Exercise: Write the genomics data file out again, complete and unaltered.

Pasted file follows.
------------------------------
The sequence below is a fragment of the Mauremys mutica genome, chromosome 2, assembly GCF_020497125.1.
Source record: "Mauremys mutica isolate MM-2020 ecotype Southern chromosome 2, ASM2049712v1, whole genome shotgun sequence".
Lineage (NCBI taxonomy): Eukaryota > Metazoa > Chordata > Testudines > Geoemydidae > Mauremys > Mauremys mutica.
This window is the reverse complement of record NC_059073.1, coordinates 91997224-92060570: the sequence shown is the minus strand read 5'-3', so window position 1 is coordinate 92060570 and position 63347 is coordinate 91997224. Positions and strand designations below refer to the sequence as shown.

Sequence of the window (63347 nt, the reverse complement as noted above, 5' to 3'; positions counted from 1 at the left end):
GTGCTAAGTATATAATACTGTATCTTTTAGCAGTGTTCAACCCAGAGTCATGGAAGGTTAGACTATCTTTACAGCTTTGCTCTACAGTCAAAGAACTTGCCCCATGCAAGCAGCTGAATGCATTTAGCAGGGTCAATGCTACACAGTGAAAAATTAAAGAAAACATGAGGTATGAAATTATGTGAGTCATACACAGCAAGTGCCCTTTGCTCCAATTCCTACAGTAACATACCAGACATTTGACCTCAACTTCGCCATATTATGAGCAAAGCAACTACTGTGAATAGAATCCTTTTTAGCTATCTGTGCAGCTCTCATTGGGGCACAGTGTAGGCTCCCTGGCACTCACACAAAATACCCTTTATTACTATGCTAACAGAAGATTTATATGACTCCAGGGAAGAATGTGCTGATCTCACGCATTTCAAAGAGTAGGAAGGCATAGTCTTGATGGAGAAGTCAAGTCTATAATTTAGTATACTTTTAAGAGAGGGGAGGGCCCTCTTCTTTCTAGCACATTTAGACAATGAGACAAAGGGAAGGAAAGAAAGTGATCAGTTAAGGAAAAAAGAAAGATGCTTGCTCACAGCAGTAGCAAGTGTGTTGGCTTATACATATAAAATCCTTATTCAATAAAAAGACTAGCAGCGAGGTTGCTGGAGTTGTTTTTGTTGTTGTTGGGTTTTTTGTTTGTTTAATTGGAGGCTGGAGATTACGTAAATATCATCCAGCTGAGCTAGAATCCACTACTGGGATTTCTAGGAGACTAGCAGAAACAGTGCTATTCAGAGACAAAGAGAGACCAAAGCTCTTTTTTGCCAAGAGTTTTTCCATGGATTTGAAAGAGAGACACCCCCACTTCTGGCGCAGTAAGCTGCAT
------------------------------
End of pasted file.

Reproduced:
The sequence below is a fragment of the Mauremys mutica genome, chromosome 2, assembly GCF_020497125.1.
Source record: "Mauremys mutica isolate MM-2020 ecotype Southern chromosome 2, ASM2049712v1, whole genome shotgun sequence".
Lineage (NCBI taxonomy): Eukaryota > Metazoa > Chordata > Testudines > Geoemydidae > Mauremys > Mauremys mutica.
This window is the reverse complement of record NC_059073.1, coordinates 91997224-92060570: the sequence shown is the minus strand read 5'-3', so window position 1 is coordinate 92060570 and position 63347 is coordinate 91997224. Positions and strand designations below refer to the sequence as shown.

Sequence of the window (63347 nt, the reverse complement as noted above, 5' to 3'; positions counted from 1 at the left end):
GTGCTAAGTATATAATACTGTATCTTTTAGCAGTGTTCAACCCAGAGTCATGGAAGGTTAGACTATCTTTACAGCTTTGCTCTACAGTCAAAGAACTTGCCCCATGCAAGCAGCTGAATGCATTTAGCAGGGTCAATGCTACACAGTGAAAAATTAAAGAAAACATGAGGTATGAAATTATGTGAGTCATACACAGCAAGTGCCCTTTGCTCCAATTCCTACAGTAACATACCAGACATTTGACCTCAACTTCGCCATATTATGAGCAAAGCAACTACTGTGAATAGAATCCTTTTTAGCTATCTGTGCAGCTCTCATTGGGGCACAGTGTAGGCTCCCTGGCACTCACACAAAATACCCTTTATTACTATGCTAACAGAAGATTTATATGACTCCAGGGAAGAATGTGCTGATCTCACGCATTTCAAAGAGTAGGAAGGCATAGTCTTGATGGAGAAGTCAAGTCTATAATTTAGTATACTTTTAAGAGAGGGGAGGGCCCTCTTCTTTCTAGCACATTTAGACAATGAGACAAAGGGAAGGAAAGAAAGTGATCAGTTAAGGAAAAAAGAAAGATGCTTGCTCACAGCAGTAGCAAGTGTGTTGGCTTATACATATAAAATCCTTATTCAATAAAAAGACTAGCAGCGAGGTTGCTGGAGTTGTTTTTGTTGTTGTTGGGTTTTTTGTTTGTTTAATTGGAGGCTGGAGATTACGTAAATATCATCCAGCTGAGCTAGAATCCACTACTGGGATTTCTAGGAGACTAGCAGAAACAGTGCTATTCAGAGACAAAGAGAGACCAAAGCTCTTTTTTGCCAAGAGTTTTTCCATGGATTTGAAAGAGAGACACCCCCACTTCTGGCGCAGTAAGCTGCAT